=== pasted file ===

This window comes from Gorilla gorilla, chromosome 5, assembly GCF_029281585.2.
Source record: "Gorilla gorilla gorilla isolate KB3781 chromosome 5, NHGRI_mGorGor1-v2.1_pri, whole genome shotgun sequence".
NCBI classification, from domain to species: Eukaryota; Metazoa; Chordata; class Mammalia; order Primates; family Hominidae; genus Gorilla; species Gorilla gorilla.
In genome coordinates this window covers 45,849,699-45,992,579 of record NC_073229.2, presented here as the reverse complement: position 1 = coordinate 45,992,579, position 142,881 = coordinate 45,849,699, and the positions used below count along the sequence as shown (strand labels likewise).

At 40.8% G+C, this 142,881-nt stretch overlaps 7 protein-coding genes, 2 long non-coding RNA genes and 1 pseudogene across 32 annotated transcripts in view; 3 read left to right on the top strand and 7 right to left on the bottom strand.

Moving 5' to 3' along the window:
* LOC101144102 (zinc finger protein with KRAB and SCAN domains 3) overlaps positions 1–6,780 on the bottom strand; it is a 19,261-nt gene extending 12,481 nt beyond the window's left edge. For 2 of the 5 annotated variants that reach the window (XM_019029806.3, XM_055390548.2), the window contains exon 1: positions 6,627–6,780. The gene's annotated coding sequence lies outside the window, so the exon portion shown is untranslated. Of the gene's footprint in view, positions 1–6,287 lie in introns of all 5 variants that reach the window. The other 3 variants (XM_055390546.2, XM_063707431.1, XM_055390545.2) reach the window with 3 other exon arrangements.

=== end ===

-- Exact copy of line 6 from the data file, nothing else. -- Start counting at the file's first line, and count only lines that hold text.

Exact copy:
Moving 5' to 3' along the window: